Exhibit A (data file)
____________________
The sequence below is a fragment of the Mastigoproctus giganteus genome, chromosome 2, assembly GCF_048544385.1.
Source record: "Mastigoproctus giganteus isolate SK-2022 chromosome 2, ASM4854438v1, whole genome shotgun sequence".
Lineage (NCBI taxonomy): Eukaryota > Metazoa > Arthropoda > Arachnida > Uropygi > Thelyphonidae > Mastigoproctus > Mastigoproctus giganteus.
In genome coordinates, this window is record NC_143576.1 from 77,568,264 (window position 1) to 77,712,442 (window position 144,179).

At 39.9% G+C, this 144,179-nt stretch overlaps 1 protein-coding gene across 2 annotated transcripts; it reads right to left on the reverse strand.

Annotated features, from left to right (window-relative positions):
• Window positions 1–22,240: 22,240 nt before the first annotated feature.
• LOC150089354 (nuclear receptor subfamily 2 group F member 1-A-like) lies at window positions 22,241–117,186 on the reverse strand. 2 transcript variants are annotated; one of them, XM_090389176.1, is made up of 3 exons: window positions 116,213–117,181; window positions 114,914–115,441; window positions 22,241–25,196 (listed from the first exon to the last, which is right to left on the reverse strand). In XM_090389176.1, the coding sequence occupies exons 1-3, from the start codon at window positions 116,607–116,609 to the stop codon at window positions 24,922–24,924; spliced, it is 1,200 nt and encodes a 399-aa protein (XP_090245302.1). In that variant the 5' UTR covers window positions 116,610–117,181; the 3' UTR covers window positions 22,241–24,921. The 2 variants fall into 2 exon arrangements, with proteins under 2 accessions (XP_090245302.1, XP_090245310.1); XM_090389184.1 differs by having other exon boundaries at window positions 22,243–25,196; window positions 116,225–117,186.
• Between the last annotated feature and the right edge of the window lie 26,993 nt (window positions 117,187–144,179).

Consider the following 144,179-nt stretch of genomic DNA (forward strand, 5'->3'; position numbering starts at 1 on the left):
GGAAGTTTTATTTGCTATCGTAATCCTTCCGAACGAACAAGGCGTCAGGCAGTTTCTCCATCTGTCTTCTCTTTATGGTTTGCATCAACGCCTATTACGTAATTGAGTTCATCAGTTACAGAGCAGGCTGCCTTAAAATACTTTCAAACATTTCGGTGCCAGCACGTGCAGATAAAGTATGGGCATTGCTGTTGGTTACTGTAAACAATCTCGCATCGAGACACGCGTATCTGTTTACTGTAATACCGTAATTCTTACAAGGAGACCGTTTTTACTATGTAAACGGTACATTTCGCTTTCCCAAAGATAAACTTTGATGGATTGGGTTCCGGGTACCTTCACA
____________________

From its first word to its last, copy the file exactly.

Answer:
The sequence below is a fragment of the Mastigoproctus giganteus genome, chromosome 2, assembly GCF_048544385.1.
Source record: "Mastigoproctus giganteus isolate SK-2022 chromosome 2, ASM4854438v1, whole genome shotgun sequence".
Lineage (NCBI taxonomy): Eukaryota > Metazoa > Arthropoda > Arachnida > Uropygi > Thelyphonidae > Mastigoproctus > Mastigoproctus giganteus.
In genome coordinates, this window is record NC_143576.1 from 77,568,264 (window position 1) to 77,712,442 (window position 144,179).

At 39.9% G+C, this 144,179-nt stretch overlaps 1 protein-coding gene across 2 annotated transcripts; it reads right to left on the reverse strand.

Annotated features, from left to right (window-relative positions):
• Window positions 1–22,240: 22,240 nt before the first annotated feature.
• LOC150089354 (nuclear receptor subfamily 2 group F member 1-A-like) lies at window positions 22,241–117,186 on the reverse strand. 2 transcript variants are annotated; one of them, XM_090389176.1, is made up of 3 exons: window positions 116,213–117,181; window positions 114,914–115,441; window positions 22,241–25,196 (listed from the first exon to the last, which is right to left on the reverse strand). In XM_090389176.1, the coding sequence occupies exons 1-3, from the start codon at window positions 116,607–116,609 to the stop codon at window positions 24,922–24,924; spliced, it is 1,200 nt and encodes a 399-aa protein (XP_090245302.1). In that variant the 5' UTR covers window positions 116,610–117,181; the 3' UTR covers window positions 22,241–24,921. The 2 variants fall into 2 exon arrangements, with proteins under 2 accessions (XP_090245302.1, XP_090245310.1); XM_090389184.1 differs by having other exon boundaries at window positions 22,243–25,196; window positions 116,225–117,186.
• Between the last annotated feature and the right edge of the window lie 26,993 nt (window positions 117,187–144,179).

Consider the following 144,179-nt stretch of genomic DNA (forward strand, 5'->3'; position numbering starts at 1 on the left):
GGAAGTTTTATTTGCTATCGTAATCCTTCCGAACGAACAAGGCGTCAGGCAGTTTCTCCATCTGTCTTCTCTTTATGGTTTGCATCAACGCCTATTACGTAATTGAGTTCATCAGTTACAGAGCAGGCTGCCTTAAAATACTTTCAAACATTTCGGTGCCAGCACGTGCAGATAAAGTATGGGCATTGCTGTTGGTTACTGTAAACAATCTCGCATCGAGACACGCGTATCTGTTTACTGTAATACCGTAATTCTTACAAGGAGACCGTTTTTACTATGTAAACGGTACATTTCGCTTTCCCAAAGATAAACTTTGATGGATTGGGTTCCGGGTACCTTCACA